Alkaptonuria (AKU) is a rare disorder of the tyrosine degradation pathway that qualifies for gene therapy due to a deficient homogentisate 1,2-dioxygenase (HGD) enzyme. AKU stops patients' bodies from breaking down the tyrosine-derivative homogentisic acid (HGA) that the body naturally produces during the digestion of food. HGA builds up in the body and, over time, leads to black and brittle bones and cartilage, and early onset osteoarthritis. NTBC, a potent inhibitor of the key enzyme 4-hydroxyphenylpyruvate dioxygenase (HPD), is undergoing clinical trial as potential treatment for AKU patients. Although NTBC ameliorates the biochemical deregulation, it leads to tyrosine accumulation in the blood associated with debilitating side-effects.
In the EvolvAKUre project, we undertake a Darwinian approach to overcome the current therapeutic limitations by developing the best possible gene therapy strategy to cure AKU and study its efficiency in human cell models and mice. First, we apply directed protein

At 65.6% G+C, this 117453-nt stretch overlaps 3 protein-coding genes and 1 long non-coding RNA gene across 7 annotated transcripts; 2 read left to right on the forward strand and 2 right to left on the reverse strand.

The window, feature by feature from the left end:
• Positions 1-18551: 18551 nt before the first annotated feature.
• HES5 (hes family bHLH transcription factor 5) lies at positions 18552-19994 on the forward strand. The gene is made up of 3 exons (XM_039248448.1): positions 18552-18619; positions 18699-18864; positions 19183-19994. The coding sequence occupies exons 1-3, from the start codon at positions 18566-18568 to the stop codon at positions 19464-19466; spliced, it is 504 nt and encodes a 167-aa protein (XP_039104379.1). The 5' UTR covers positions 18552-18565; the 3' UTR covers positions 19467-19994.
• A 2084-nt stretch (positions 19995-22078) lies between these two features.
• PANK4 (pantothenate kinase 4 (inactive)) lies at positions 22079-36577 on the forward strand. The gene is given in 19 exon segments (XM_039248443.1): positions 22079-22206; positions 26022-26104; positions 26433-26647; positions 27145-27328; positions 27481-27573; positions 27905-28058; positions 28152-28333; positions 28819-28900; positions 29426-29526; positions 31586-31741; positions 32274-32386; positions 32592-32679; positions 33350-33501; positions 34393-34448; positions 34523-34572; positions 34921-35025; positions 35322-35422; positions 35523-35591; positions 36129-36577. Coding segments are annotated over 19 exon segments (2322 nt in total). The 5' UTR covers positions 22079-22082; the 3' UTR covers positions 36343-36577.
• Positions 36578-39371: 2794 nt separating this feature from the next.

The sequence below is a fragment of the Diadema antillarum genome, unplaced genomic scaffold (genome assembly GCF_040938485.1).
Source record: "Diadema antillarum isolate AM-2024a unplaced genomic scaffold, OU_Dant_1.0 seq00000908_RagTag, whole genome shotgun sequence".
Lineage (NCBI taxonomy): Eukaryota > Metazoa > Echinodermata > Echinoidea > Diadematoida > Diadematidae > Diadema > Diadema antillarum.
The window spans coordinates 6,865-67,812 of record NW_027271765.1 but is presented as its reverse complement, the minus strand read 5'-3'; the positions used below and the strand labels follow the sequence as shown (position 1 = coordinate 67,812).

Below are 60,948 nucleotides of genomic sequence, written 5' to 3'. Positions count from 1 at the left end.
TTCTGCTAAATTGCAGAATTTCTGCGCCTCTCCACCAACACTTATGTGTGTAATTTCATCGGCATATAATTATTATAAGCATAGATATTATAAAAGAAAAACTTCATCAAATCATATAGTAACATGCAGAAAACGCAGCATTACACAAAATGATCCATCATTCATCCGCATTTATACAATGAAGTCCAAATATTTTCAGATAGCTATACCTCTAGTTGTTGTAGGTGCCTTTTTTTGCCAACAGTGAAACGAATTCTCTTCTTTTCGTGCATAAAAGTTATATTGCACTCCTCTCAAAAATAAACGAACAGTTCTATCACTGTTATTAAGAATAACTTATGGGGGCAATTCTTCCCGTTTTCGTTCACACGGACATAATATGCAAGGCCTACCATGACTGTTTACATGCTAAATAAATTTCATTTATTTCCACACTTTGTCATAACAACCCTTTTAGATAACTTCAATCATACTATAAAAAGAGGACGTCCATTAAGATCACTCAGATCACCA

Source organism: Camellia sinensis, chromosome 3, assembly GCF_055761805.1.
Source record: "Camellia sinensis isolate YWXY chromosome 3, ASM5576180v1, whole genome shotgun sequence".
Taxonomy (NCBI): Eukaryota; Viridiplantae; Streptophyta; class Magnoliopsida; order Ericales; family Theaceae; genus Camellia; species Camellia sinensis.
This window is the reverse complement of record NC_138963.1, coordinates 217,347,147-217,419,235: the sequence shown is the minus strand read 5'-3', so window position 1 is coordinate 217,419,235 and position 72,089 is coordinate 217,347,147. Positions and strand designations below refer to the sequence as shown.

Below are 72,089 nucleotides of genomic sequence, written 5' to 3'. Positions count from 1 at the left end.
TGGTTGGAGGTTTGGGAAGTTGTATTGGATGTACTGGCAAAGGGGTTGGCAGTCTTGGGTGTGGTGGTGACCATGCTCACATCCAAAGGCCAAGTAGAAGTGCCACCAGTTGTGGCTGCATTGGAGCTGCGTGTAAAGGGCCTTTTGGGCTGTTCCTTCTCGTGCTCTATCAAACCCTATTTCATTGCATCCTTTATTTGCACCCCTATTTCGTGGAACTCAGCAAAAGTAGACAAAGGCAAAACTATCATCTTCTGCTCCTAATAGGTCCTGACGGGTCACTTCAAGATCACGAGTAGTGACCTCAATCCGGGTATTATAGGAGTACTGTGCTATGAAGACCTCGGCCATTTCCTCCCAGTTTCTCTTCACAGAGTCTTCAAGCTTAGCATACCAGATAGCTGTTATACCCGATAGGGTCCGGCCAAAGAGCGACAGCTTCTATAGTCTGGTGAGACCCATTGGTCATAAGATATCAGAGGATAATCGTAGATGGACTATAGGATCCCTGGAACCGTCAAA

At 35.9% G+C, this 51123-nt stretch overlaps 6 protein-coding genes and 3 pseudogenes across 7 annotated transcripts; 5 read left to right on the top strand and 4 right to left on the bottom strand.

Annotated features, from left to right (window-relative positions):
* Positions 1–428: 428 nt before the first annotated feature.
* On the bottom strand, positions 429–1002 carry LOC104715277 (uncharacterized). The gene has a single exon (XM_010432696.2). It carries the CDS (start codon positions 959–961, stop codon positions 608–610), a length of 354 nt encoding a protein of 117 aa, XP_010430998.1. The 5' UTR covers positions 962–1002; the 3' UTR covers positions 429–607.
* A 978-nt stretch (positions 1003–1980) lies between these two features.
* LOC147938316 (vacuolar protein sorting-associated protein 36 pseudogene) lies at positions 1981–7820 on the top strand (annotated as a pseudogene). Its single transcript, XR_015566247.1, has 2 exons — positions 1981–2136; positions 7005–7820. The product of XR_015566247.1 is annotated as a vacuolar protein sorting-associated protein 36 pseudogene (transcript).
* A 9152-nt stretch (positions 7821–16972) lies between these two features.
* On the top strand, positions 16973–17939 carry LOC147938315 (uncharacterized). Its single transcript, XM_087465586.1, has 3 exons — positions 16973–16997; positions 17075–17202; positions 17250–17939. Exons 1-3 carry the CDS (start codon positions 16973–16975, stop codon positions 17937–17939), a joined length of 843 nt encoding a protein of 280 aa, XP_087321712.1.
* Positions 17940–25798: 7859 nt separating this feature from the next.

evolution to drastically improve the catalytic activity of HGD (eHGD) in order to reach therapeutic efficacy without the use of high viral titers. Second, we investigate whether combination therapy of eHGD with NTBC further improves the therapeutic outcome. To achieve this, eHGD is co-expressed with an NTBC-insensitive HPD enzyme variant (HPDΔNTBC). This not only corrects the metabolic defect inflicted by the disease, but also removes the drug side-effects of NTBC.
Effective start/end date1/01/2031/12/23

    Flemish discipline codes

  • Biopharmaceuticals
  • Gene and molecular therapy

    Research areas

  • Alkaptonuria, gene therapy

ID: 49078086